Will Attending Woodlands Long Day Care & Kindergarten Help My Child's Immune System?
You’ve probably heard that children who go to daycare or kindergarten get sick more often — but is there a bright side to all the sniffles and colds? Does exposure to more children at a young age actually help your child develop better immunity?
At birth, a child's immune system is immature. Your child does have some inborn protection, largely thanks to antibodies he or she was exposed to in utero. Breastfed babies also benefit from the antibodies in their mother’s milk. But an infant’s immune system really starts to strengthen when the baby/child is exposed to bacteria and viruses in the environment. Yes, these pathogens will sometimes make your baby/child feel lousy, but they also prompt the production of natural antibodies so he or she can better fight off infections in the future.
That means children who attend Woodlands Long Day Care & Kindergarten will likely have a stronger immune system by the time they start school.
- Cold Weather - One myth is that cold weather can make you sick, but that is not true. Being cold itself does not cause illness, but when it is colder outside, children tend to spend more time indoors together, easily passing germs and infections.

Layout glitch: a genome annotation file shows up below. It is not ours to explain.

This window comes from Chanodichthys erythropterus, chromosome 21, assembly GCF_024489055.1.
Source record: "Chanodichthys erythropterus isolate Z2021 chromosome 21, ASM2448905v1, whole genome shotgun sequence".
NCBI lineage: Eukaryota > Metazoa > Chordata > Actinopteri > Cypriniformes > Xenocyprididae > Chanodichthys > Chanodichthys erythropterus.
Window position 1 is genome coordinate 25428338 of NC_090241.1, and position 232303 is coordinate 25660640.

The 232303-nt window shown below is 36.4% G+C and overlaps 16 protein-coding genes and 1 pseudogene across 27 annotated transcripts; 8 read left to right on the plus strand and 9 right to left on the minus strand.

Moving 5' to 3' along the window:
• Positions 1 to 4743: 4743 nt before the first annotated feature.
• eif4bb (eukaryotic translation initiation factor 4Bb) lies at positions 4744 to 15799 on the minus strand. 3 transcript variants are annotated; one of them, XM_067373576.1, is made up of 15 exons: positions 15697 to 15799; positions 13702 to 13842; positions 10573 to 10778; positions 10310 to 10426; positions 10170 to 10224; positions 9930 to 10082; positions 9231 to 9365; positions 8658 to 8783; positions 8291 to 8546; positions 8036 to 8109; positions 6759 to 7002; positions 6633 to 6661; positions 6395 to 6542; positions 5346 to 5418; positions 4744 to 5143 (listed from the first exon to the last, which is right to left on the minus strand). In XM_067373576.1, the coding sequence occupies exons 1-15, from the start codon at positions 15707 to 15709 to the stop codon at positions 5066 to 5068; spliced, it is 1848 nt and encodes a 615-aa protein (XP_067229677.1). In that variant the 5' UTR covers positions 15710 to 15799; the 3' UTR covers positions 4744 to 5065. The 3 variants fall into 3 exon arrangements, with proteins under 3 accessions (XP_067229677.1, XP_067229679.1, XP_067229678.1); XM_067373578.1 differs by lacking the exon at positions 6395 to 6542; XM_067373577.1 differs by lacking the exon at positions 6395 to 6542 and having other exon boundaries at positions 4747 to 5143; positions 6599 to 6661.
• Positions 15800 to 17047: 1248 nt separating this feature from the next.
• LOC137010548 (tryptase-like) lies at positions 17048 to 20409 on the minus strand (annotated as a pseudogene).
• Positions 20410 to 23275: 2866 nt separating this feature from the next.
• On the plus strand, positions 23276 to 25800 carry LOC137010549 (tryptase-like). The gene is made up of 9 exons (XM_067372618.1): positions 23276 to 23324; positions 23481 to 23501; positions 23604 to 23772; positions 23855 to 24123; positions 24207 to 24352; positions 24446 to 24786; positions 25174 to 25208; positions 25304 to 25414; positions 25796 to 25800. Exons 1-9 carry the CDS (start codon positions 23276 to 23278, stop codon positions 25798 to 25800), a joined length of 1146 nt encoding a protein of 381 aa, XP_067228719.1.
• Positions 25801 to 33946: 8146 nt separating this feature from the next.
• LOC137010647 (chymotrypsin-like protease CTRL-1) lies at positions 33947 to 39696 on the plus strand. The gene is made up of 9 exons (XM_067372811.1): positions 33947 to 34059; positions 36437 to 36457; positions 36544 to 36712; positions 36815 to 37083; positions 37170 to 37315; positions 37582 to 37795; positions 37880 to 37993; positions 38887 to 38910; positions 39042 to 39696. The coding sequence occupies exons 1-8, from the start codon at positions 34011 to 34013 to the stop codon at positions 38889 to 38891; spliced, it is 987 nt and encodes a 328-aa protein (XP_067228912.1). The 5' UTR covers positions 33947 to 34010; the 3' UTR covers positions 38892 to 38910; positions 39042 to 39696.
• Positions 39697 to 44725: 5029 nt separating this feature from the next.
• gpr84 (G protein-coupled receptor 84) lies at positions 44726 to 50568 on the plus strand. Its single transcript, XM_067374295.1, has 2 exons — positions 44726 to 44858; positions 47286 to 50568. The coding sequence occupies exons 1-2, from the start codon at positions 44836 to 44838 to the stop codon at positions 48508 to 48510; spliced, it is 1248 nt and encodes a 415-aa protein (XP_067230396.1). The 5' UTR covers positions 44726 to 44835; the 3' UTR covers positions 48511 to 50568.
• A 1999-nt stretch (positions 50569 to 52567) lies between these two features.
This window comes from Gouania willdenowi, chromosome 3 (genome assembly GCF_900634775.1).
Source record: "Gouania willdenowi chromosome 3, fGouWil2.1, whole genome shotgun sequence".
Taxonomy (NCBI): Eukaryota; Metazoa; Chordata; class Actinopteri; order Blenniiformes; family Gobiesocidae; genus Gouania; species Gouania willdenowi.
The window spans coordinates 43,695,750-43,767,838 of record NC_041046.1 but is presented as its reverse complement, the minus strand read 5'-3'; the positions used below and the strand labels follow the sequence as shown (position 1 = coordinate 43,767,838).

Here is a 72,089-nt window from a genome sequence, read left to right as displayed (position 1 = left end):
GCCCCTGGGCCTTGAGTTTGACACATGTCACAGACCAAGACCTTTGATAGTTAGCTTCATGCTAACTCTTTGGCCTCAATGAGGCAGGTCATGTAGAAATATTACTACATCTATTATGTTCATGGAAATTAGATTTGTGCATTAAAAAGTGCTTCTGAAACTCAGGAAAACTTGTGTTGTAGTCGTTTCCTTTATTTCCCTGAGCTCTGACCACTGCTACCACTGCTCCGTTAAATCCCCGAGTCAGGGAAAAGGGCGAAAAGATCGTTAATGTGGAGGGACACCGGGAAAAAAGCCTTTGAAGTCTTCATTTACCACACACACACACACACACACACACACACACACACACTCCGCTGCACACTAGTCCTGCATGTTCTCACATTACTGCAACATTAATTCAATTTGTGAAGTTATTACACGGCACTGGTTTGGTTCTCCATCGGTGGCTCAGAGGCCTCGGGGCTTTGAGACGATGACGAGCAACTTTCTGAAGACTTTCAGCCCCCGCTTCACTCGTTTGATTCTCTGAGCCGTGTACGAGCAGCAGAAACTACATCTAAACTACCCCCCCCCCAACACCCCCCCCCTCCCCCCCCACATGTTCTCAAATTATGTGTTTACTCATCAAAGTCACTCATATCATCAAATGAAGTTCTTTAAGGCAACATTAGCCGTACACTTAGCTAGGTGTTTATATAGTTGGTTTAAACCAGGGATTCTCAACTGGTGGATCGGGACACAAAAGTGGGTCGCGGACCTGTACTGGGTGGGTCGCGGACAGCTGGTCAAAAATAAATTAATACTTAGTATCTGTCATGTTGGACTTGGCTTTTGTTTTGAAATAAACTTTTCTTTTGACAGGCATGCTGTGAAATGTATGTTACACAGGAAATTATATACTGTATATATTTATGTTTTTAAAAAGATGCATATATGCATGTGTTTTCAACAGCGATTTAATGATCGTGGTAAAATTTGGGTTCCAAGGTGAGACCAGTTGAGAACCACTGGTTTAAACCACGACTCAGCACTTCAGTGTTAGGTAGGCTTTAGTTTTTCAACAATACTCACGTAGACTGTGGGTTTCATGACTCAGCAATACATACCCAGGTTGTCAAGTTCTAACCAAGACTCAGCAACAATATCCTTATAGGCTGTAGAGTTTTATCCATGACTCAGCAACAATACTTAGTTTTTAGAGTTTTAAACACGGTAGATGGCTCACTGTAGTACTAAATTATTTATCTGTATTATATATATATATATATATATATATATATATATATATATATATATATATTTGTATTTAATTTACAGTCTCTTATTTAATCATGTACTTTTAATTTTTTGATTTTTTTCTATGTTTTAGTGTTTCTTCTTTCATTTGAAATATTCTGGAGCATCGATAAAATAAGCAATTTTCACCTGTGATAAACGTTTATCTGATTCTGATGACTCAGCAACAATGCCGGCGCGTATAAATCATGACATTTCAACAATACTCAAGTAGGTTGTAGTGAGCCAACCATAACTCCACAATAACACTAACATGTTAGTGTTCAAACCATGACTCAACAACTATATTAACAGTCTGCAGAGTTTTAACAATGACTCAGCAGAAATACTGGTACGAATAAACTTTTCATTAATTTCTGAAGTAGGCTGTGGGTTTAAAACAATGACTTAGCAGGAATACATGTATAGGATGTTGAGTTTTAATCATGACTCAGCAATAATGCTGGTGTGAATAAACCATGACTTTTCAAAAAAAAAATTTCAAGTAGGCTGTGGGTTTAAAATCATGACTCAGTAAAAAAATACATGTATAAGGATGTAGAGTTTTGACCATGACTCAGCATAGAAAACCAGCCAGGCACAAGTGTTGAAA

- Eating Sand or Dirt - While it's developmentally appropriate for children under the age of 2 to put things in their mouths and to bite, chew, or try to eat non-food items - “ Children have to learn to live with these agents. If our children live in a highly clean environment, their immune system will not be developed in the correct way, and probably, problems like allergies will be present themselves"
Research & Addintional Information:
The notion that children in daycare or kindergarten get sick more often when they’re young but benefit from improved immunity later isn’t just a theory; there’s ample research to back it up.
For example, a Canadian study published in JAMA Pediatrics revealed that kids who started group child care prior to age two-and-a-half contracted fewer respiratory and ear infections between ages five to eight compared to those who had not been in daycare. Researchers from the University of Arizona College of Medicine found that the protection might last even longer. In their study, children who had attended daycare as toddlers contracted fewer colds all the way up to age 13.
Daycare or kindergarten may also lower a child’s risk of developing asthma, according to a study from the Journal of Allergy and Clinical Immunology. Researchers discovered that kids who were prone to the condition because their mothers had asthma or allergies had lower levels of IgE antibodies (an indicator of allergic sensitivity) if they went to daycare or kindergarten. Interestingly, there’s also an association between group care and a lower risk of leukemia, though it’s not entirely clear why.